An email conversation about Sundance 2015.
An interview with Keanu Reeves, co-stars, and producers of "Knock Knock."
Far Flunger Jana Monji looks at "47 Ronin" and sees a movie that fetishizes "Asian-ness" but muddles important details, from hairstyles to geography.
An ending to Roger's "The Thinking Molecules of Titan" by Michael Owen.
Sheila writes: While life can often be messy and awful, and the bombardment of bad news from around the globe is disheartening to say the least, sometimes it really helps to sit back, relax, and watch a bunch of guys working together to play "Flight of the Bumblebees" on the cliched 100 bottles of beer on the wall. This clip came out a couple of years ago and I haven't tired of it. I love the collaboration and the creativity. I love in particular the scene that isn't shown here, the one where they worked it all out.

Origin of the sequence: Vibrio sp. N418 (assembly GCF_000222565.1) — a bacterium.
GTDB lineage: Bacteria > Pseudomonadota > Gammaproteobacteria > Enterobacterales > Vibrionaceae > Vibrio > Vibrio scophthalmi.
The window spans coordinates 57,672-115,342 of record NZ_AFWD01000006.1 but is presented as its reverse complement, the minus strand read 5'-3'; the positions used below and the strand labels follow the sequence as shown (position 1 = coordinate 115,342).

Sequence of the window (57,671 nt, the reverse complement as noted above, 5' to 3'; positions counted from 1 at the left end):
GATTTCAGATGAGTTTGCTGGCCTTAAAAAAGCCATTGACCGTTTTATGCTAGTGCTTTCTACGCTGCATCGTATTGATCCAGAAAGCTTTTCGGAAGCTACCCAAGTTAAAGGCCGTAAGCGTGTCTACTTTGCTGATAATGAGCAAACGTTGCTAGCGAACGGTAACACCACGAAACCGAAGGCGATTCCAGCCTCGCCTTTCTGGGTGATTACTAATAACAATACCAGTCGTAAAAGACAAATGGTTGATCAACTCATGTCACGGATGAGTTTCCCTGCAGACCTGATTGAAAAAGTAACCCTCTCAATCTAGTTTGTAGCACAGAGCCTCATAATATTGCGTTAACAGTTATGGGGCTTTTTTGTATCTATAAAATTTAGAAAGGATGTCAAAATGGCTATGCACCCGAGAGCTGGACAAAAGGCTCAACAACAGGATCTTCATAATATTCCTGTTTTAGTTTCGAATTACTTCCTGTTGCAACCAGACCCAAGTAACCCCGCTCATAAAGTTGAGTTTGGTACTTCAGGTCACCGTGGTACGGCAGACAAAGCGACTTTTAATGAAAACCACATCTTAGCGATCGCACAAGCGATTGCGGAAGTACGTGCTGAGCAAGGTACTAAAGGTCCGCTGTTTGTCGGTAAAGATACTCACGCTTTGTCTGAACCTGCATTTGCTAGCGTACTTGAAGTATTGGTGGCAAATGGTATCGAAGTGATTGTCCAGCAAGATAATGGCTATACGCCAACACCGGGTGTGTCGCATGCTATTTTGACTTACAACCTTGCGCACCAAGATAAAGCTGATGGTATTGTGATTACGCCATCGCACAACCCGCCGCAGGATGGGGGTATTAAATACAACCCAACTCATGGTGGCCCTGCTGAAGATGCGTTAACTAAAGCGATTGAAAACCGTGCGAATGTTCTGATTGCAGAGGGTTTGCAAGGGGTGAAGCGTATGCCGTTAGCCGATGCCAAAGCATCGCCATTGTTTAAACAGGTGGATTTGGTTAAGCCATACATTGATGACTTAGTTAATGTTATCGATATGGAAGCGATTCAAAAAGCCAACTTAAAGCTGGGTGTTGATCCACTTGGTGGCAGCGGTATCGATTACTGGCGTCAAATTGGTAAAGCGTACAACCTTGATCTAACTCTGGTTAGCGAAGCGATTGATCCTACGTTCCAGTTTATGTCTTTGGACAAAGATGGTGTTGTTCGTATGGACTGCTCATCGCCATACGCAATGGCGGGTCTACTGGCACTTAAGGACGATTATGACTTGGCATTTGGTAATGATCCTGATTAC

Sometimes a Dark Horse is a good bet. Dark Horse has done well over the last few decades since Mike Richardson founded the comic book company in 1986 in Oregon, six years after he opened his first comic book store, Pegasus Books in Bend, Oregon. While Dark Horse has been the home for canceled TV series to continue such as "Buffy the Vampire Slayer," feature films have been made from Dark Horse Comics series such as the 1994 "The Mask," "Timecop," the 2004 "Hellboy" or the 2005 "Sin City," the recently released "R.I.P.D." and the upcoming 2014 "Sin City: A Dame to Kill For." Dark Horse also has a samurai tradition.Richardson is very interested in Japanese culture. At SDCC, Dark Horse and Richardson brought the creator of "Lone Wolf and Cub," the 77-year-old Kazuo Koike and announced a new eleven-volume series "New Lone Wolf and Cub." "Lone Wolf and Cub" is Dark Horse's best-selling series of all time.The original "Lone Wolf and Cub" (子連れ狼) was a 28-volume manga series from the 1970s with ukiyo-e stylized illustrations. The series first came to the U.S. in 1987, published in English translation by First Comics. After First Comics closed down in 1991, Dark Horse Comics picked up the manga and completed the series in English.The story follows the widowed Ōgami Ittō and his three-year-old son, Daigorō. The Yagyū clan has made false accusations, discrediting Ōgami (which literally means wolf and thus the title). Ittō and his son seek revenge. The manga series became a Japanese movie series in the 1970s.Speaking through an interpreter, Koike said that if the movie series had been remade, he would have wanted the late Akira Kurosawa to direct. Since Kurosawa is unavailable, he'd love to get the chance to direct the story himself. For Ittō, his choice of actors would be either Keanu Reeves or Johnny Depp, but he has no recommendations for the chief villain.It should come as no surprise then that when asked Koike listed the 2005 horror Keanu Reeves horror movie "Constantine" and the 1999 French-Spanish-American Johnny Depp thriller "The Ninth Gate" as two of his five favorite movies. Also on that list were the TV series "Criminal Minds," "24" and "Castle." Too bad Nathan Fillion wasn't around Dark Horse although his presence was felt in so many other places and ways at SDCC.As for Koike's favorite samurai flicks, he lists the "Lone Wolf and Cub" series and pointedly commented he doesn't like American samurai movies. That might be a blow to Tom Cruise and his "The Last Samurai."In a later interview, Dark Horse creator Michael Richardson and Stan Sakai laughed at the notion of Keanu Reeves in the upcoming "47 Ronin" which is set for a Christmas Day release. When Richardson got wind of an American movie remake of this famous story about 47 masterless samurai who carefully plot to avenge their master who was forced to commit ritual suicide after a confrontation with the villainous Lord Kira, he decided the time was right for Dark Horse to have their own version of the "47 Ronin."Richardson remembers meeting Roger Ebert in Cannes, when a desperate Ebert ran up to him and said he had to see this movie, "The Mask." Richardson gave up his seat and got a good review. He expressed sadness at Ebert's recent death.A self-proclaimed "fan of Japanese culture," Richardson had first learned about the 47 ronin more than two decades ago. Many movies have been made on this famous true story. Richardson noted that "Every time I saw one of the movies, there was something different" and from all of these he worked with source material and photographs of the actual sites and choose Stan Sakai to collaborate on a manga series. The series is five issues of varying length and the story is told from the perspective of the 48th ronin."That's never been done before," said Sakai. Being a third-generation Japanese American, artist Sakai knew about the story since the fourth grade. "I really wanted to get it right," he commented. Sakai had also been to the temple where the 48 are buried and used his own photos as reference for the beginning of the manga series.Sakai, who created "Usagi Yojimbo," feels that while Americans have become more familiar with samurai the perception has changed markedly over time. "I think now people just think of samurai as straight warriors. They forget the sense of honor and the cultural aspects. The samurai practiced the tea ceremony, ikebana and poetry."As the writer, Richardson felt it was important that this series have a sense of authenticity and consulted with Kazuo Koike. Richardson sees the samurai as the mythical character of Japan, "Each culture comes up with a mythical character, like for America, it's the Western and the gunfighter and the code of the West." Both the samurai and the gunfighter are outsiders who are known by the weapon they control. Richardson pointed out that Kurosawa's movies inspired a few Westerns including the 1964 spaghetti Western "A Fistful of Dollars" (from the 1961 "Yojimbo").Richardson had problems narrowing down to five favorite movies, listing the 1941 "Citizen Kane," the 1962 "Lawrence of Arabia," the 1940 "The Grapes of Wrath," the 1974 "Chinatown" and "The Godfather" (Parts I and II) as his favorites. For samurai movies, his choices were "Seven Samurai," "Yojimbo," "Sanjuro," and Hiroshi Inagaki's "Samurai Trilogy" starring Toshiro Mifune as Musashi Miyamoto ("Musashi Miyamoto" in 1954, "Duel at Ichijoji Temple" in 1955 and "Duel at Ganryu Island" in 1956). The first movie of the trilogy won a 1955 Oscar for Best Foreign Language Film. The trilogy is referenced in Quentin Tarantino's 2003-2004 two-film series "Kill Bill."Sakai also listed "The Godfather" and the "Seven Samurai," in his favorite movies, but also included the original 1933 movie "King Kong," the 1931 Boris Karloff "Frankenstein," Humphrey Bogart's 1941 "The Maltese Falcon" and the 1961 "West Side Story."For samurai movies, Sakai listed "Satomi Hakken-den" (里見八犬伝) which is based on a Japanese epic novel about dog warriors, the original 1962 "Zatoichi" because Sakai is not a fan of Beat Takeshi's 2003 version which included clog-dancing, "Sanjuro" over "Yojimbo," "Seven Samurai" and the 1965 "Samurai Assassin." Both Sakai and Richardson enjoyed Takeshi Miike's "13 Assassins."With a long list of movies that are based on series from Dark Horse Comics and a smaller list of movies that inspired Dark Horse Comic series such "Star Wars" "Predator" and "RoboCop," Richardson requires his interns watch a list of movies that began at 100 and continues to grow.Kazuo Koike was Dark Horse Comics' guest of honor. "Lone Wolf and Cub" is Dark Horse's best-selling series of all time and continues with an eleven-volume series "New Lone Wolf and Cub" with Koike teaming up with Hideki Mori (the original artist for the series, Goseki Kojima passed away). The new series will be published in 2014. The fifth and final volume of "47 Ronin" was published July 3 and is currently available.